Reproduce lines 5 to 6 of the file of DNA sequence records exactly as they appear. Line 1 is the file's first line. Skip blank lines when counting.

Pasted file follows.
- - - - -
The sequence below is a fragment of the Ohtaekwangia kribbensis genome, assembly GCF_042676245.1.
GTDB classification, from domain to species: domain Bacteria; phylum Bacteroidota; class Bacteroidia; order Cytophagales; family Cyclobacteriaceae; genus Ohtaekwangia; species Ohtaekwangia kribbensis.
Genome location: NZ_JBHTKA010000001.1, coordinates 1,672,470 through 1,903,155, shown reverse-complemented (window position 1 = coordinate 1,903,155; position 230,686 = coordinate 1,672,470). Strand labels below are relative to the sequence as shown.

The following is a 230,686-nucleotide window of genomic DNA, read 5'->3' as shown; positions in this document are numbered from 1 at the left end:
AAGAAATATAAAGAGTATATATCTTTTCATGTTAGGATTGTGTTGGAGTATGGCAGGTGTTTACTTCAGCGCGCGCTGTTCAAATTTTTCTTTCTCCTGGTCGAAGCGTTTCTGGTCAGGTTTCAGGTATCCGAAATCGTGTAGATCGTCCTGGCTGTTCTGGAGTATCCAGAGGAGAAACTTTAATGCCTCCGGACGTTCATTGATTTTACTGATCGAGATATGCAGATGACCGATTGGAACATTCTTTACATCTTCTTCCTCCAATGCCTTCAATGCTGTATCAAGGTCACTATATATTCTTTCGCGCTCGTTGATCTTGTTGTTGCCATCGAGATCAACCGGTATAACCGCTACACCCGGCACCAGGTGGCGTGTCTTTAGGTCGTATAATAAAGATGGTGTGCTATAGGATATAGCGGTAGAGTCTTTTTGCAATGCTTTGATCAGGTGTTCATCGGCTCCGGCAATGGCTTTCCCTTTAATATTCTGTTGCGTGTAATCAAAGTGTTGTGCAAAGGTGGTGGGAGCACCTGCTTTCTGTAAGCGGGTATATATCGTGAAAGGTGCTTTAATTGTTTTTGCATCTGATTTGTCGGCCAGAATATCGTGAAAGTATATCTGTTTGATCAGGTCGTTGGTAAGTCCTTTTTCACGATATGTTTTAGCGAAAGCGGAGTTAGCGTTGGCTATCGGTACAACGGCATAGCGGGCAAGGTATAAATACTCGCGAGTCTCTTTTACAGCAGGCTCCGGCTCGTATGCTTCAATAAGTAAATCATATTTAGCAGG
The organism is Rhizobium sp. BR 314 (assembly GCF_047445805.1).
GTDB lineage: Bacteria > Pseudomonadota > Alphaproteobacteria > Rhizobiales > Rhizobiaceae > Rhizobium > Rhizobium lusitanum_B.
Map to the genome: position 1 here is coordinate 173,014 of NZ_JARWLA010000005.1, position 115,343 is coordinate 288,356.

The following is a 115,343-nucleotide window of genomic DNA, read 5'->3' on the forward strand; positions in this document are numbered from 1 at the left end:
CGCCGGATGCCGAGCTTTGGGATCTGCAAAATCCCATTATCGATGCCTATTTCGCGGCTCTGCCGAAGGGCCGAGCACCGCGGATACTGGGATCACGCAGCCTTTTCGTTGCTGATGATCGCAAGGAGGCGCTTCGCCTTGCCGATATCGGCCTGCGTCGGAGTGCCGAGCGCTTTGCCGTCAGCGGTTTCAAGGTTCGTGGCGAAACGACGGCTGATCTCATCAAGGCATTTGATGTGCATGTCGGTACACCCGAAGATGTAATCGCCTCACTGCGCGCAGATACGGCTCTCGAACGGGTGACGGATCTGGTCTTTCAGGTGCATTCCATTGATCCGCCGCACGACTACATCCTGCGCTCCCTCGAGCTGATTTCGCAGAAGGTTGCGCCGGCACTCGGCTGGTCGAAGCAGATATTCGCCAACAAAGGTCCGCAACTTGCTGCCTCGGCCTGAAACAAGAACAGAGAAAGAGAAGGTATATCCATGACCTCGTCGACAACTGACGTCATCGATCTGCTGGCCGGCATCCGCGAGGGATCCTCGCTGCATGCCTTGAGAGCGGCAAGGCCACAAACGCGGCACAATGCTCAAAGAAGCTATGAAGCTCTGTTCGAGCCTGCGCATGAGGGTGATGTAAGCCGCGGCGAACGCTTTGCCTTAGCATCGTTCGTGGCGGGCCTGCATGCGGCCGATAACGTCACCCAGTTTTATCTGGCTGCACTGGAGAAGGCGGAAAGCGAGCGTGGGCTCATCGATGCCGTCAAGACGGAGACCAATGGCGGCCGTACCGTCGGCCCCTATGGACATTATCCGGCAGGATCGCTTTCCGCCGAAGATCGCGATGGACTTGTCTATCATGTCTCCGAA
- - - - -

AAGAAATATAAAGAGTATATATCTTTTCATGTTAGGATTGTGTTGGAGTATGGCAGGTGTTTACTTCAGCGCGCGCTGTTCAAATTTTTCTTTCTCCTGGTCGAAGCGTTTCTGGTCAGGTTTCAGGTATCCGAAATCGTGTAGATCGTCCTGGCTGTTCTGGAGTATCCAGAGGAGAAACTTTAATGCCTCCGGACGTTCATTGATTTTACTGATCGAGATATGCAGATGACCGATTGGAACATTCTTTACATCTTCTTCCTCCAATGCCTTCAATGCTGTATCAAGGTCACTATATATTCTTTCGCGCTCGTTGATCTTGTTGTTGCCATCGAGATCAACCGGTATAACCGCTACACCCGGCACCAGGTGGCGTGTCTTTAGGTCGTATAATAAAGATGGTGTGCTATAGGATATAGCGGTAGAGTCTTTTTGCAATGCTTTGATCAGGTGTTCATCGGCTCCGGCAATGGCTTTCCCTTTAATATTCTGTTGCGTGTAATCAAAGTGTTGTGCAAAGGTGGTGGGAGCACCTGCTTTCTGTAAGCGGGTATATATCGTGAAAGGTGCTTTAATTGTTTTTGCATCTGATTTGTCGGCCAGAATATCGTGAAAGTATATCTGTTTGATCAGGTCGTTGGTAAGTCCTTTTTCACGATATGTTTTAGCGAAAGCGGAGTTAGCGTTGGCTATCGGTACAACGGCATAGCGGGCAAGGTATAAATACTCGCGAGTCTCTTTTACAGCAGGCTCCGGCTCGTATGCTTCAATAAGTAAATCATATTTAGCAGG
The organism is Rhizobium sp. BR 314 (assembly GCF_047445805.1).